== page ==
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The Two-Way
10:52 am
Fri September 21, 2012

Please Tell Us Your Password Isn't 1-2-3-4

Try 1-2-3-4 and there's a fair chance you'll get in.
Kristian Dowling Getty Images
  • From 'All Things Considered': PINs That Aren't So Secure

Be honest, now.

Is 1-2-3-4 the password to some of your supposedly secure accounts?

If so, as Nick Berry of the analysis firm Data Genetics told All Things Considered's Robert Siegel, you're definitely not alone. When it comes to bank cards, he says, "the single most common password is 1-2-3-4 and over 10 percent of all cards use that particular number."

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Politics
10:05 am
Fri September 21, 2012

Was Romney Right On Video Comments?

Transcript

MICHEL MARTIN, HOST:

I'm Michel Martin and this is TELL ME MORE from NPR News. Coming up, we are going to talk more about those protests that have been spreading in the Muslim world connected to a provocative video that has now gone viral. We'll talk about whether this is about a clash of civilizations or values or something else.

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Faith Matters
10:05 am
Fri September 21, 2012

A Look At Islam And Free Speech

Transcript

MICHEL MARTIN, HOST:

I'm Michel Martin, and this is TELL ME MORE, from NPR News. Coming up, we'll dig into our digital mailbox to hear from you about stories and interviews that caught your attention or provoked some push-back this week. That's BackTalk, and it's in just a few minutes.

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The Two-Way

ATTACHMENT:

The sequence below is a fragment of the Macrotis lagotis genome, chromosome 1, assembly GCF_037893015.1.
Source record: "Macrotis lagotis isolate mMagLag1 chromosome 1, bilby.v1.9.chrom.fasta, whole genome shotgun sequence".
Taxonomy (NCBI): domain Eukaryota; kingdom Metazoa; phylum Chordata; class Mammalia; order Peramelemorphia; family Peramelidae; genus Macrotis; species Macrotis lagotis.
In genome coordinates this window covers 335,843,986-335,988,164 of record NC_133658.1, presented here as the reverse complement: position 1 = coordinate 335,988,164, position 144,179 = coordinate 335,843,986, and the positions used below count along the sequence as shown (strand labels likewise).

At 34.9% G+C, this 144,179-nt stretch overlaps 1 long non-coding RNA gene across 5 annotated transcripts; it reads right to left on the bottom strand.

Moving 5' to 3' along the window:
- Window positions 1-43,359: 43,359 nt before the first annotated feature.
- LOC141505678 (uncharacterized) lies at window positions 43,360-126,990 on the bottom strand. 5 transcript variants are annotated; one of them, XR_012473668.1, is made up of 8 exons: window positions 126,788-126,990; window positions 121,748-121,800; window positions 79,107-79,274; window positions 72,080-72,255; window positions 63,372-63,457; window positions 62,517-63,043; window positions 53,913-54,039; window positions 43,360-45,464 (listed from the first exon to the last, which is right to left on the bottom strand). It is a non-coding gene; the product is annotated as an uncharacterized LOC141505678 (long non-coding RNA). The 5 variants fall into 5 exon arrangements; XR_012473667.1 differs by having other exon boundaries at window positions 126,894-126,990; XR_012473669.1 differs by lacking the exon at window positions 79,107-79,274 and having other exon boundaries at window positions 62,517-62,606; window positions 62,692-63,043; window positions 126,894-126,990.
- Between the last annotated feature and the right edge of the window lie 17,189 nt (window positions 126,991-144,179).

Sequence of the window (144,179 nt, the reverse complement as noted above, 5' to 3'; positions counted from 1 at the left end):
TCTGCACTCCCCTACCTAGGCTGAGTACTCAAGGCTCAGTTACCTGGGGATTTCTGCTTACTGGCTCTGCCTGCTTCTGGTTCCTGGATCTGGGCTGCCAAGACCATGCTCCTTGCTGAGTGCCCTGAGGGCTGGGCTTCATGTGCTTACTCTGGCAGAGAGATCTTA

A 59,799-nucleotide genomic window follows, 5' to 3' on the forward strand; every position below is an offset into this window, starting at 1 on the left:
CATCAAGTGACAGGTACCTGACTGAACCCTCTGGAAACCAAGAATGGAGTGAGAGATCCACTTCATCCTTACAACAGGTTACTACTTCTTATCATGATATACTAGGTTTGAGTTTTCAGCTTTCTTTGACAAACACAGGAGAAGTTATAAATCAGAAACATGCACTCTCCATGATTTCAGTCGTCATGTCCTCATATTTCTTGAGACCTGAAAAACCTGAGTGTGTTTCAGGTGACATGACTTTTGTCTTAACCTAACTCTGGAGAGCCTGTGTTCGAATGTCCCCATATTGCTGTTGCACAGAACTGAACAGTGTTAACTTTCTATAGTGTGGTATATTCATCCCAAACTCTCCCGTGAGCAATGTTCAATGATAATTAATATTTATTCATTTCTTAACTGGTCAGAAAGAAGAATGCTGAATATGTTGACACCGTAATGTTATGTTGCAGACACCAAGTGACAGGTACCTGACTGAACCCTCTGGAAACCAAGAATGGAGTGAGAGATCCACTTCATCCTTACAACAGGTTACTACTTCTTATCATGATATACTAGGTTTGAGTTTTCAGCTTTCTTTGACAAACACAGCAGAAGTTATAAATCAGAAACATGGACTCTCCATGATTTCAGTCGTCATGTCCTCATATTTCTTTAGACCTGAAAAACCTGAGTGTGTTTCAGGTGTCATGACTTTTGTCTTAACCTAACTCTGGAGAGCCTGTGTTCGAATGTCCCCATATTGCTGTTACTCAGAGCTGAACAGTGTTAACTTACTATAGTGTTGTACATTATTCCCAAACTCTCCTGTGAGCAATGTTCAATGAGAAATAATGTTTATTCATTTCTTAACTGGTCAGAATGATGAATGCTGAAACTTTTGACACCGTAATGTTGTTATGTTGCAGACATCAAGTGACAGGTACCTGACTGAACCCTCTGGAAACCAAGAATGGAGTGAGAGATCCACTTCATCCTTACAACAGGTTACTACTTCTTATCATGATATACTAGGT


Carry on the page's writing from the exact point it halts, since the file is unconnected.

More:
8:51 am
Fri September 21, 2012

Rep. Maxine Waters Cleared By House Ethics Committee

Rep. Maxine Waters, D-Calif., and her husband Sidney Williams at the Capitol Hill hearing today where it was announced that she's been cleared.
Chip Somodevilla Getty Images

After an investigation that lasted two years, the House Ethics Committee has cleared Democratic Rep. Maxine Waters of charges that she tried to influence regulators when a bank that her husband owns stock in went looking for a federal bailout in 2008.

Virginia Republican Bob Goodlatte, acting chairman of the ethics panel, announced the decision this morning.

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Krulwich Wonders...
8:49 am
Fri September 21, 2012

Getting Slower And Slower: How Slow Can You Go?

Vincent Liota

Originally published on Fri September 21, 2012 9:36 am

Before we go slow, let's go fast, so fast you can't go any faster. That would be light in a vacuum, traveling at 670 million miles per hour ...

Light, of course, can slow down. When light passes through water, it loses speed. A diamond is an even better speed bump. It can slow a beam of light by 40 percent.

But moving on, you and I are going pretty fast right now, though we don't notice. The planet we're on is zipping around the sun at 66,000-plus miles per hour ...

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